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(0.40) (Est 2:8)

tn Heb “were heard” (so NASB); NRSV “were (had been NIV) proclaimed.”

(0.35) (Mar 1:7)

tn Grk “proclaimed, saying.” The participle λέγων (legōn) is redundant in contemporary English and has not been translated.

(0.35) (Isa 44:7)

tn Heb “let him call” or “let him proclaim” (so NASB, NIV, NRSV); NAB “Let him stand up and speak.”

(0.35) (Psa 111:6)

tn Heb “the strength of his deeds he proclaimed to his people, to give to them an inheritance of nations.”

(0.35) (Psa 92:15)

tn Heb “so that [they] proclaim that upright [is] the Lord, my rocky summit, and there is no injustice in him.”

(0.30) (Col 1:28)

tn The two participles “instructing” (νουθετοῦντες, nouthetountes) and “teaching” (διδάσκοντες, didaskontes) are translated as participles of means (“by”) related to the finite verb “we proclaim” (καταγγέλλομεν, katangellomen).

(0.30) (Gal 3:8)

tn For the Greek verb προευαγγελίζομαι (proeuangelizomai) translated as “proclaim the gospel ahead of time,” compare L&N 33.216.

(0.30) (Act 17:13)

tn Grk “that the word of God had also been proclaimed by Paul.” This passive construction has been converted to an active one in the translation for stylistic reasons.

(0.30) (Act 17:3)

sn See the note on Christ in 2:31. The identification of the Messiah with Jesus indicates Paul was proclaiming the fulfillment of messianic promise.

(0.30) (Act 16:20)

tn Grk “being Jews, and they are proclaiming.” The participle ὑπάρχοντες (huparchontes) has been translated as a finite verb due to requirements of contemporary English style.

(0.30) (Act 13:33)

sn This promise refers to the promise of a Savior through the seed (descendants) of David that is proclaimed as fulfilled (Rom 1:1-7).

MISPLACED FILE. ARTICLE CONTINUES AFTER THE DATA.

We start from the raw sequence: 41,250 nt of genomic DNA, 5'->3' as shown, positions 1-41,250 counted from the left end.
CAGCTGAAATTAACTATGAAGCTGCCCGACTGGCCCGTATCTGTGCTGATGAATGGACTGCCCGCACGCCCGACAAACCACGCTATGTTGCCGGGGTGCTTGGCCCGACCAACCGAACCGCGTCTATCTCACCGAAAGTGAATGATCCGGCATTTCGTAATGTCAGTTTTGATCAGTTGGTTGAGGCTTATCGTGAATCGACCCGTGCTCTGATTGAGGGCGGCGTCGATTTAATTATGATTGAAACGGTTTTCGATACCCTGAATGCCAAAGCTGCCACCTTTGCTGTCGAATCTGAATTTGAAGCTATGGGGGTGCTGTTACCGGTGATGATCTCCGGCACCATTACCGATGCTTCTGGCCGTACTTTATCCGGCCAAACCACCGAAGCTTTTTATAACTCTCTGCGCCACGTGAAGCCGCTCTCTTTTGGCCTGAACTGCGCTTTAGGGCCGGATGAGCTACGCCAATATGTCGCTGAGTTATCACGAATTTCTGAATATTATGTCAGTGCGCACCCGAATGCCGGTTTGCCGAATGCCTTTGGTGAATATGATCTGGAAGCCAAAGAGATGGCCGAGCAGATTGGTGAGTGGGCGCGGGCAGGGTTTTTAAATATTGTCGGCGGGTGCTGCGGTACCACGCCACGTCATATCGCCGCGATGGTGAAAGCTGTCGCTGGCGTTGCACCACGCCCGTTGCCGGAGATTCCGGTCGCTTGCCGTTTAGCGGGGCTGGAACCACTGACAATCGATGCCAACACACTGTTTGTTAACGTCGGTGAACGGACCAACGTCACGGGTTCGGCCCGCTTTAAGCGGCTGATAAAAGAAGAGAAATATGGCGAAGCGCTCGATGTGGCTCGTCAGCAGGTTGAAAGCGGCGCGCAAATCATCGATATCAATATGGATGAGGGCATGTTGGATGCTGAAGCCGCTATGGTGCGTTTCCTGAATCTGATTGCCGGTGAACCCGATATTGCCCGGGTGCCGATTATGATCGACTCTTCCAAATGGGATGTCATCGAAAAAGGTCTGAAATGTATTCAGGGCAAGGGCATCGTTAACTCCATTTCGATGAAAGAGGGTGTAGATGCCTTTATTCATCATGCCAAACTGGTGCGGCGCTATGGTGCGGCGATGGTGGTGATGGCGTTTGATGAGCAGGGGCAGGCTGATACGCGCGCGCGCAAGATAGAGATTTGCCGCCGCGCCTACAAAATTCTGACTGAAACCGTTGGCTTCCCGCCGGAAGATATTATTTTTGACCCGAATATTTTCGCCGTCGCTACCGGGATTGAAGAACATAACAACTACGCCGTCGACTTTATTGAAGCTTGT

(0.30) (Act 8:25)

sn By proclaiming the good news to many Samaritan villages, the apostles now actively share in the broader ministry the Hellenists had started.

(0.30) (Luk 9:2)

sn As Jesus’ own ministry (Luke 4:16-44) involved both word (to proclaim) and deed (to heal) so also would that of the disciples.

(0.30) (Luk 8:1)

sn The combination of preaching and proclaiming the good news is a bit emphatic, stressing Jesus’ teaching ministry on the rule of God.

(0.30) (Amo 9:12)

tn Heb “nations over whom my name is proclaimed.” The Hebrew idiom indicates ownership, sometimes as a result of conquest. See 2 Sam 12:28.

(0.30) (Psa 35:28)

tn Heb “all the day your praise.” The verb “proclaim” is understood by ellipsis in the second line (see the previous line).

(0.30) (Jdg 21:13)

tn Heb “And all the assembly sent and spoke to the sons of Benjamin who were at the cliff of Rimmon and they proclaimed to them peace.”

(0.28) (Act 28:31)

sn Proclaiming…with complete boldness and without restriction. Once again Paul’s imprisonment is on benevolent terms. The word of God is proclaimed triumphantly and boldly in Rome. Acts ends with this note: Despite all the attempts to stop it, the message goes forth.

(0.28) (Luk 12:3)

tn The expression “proclaimed from the housetops” is an idiom for proclaiming something publicly (L&N 7.51). Roofs of many first century Jewish houses in Judea and Galilee were flat and had access either from outside or from within the house. Something shouted from atop a house would be heard by everyone in the street below.

(0.28) (Mar 7:36)

tn Grk “but as much as he ordered them, these rather so much more proclaimed.” Greek tends to omit direct objects when they are clear from the context, but these usually need to be supplied for the modern English reader. Here what Jesus ordered has been clarified (“ordered them not to do this”), and the pronoun “it” has been supplied after “proclaimed.”

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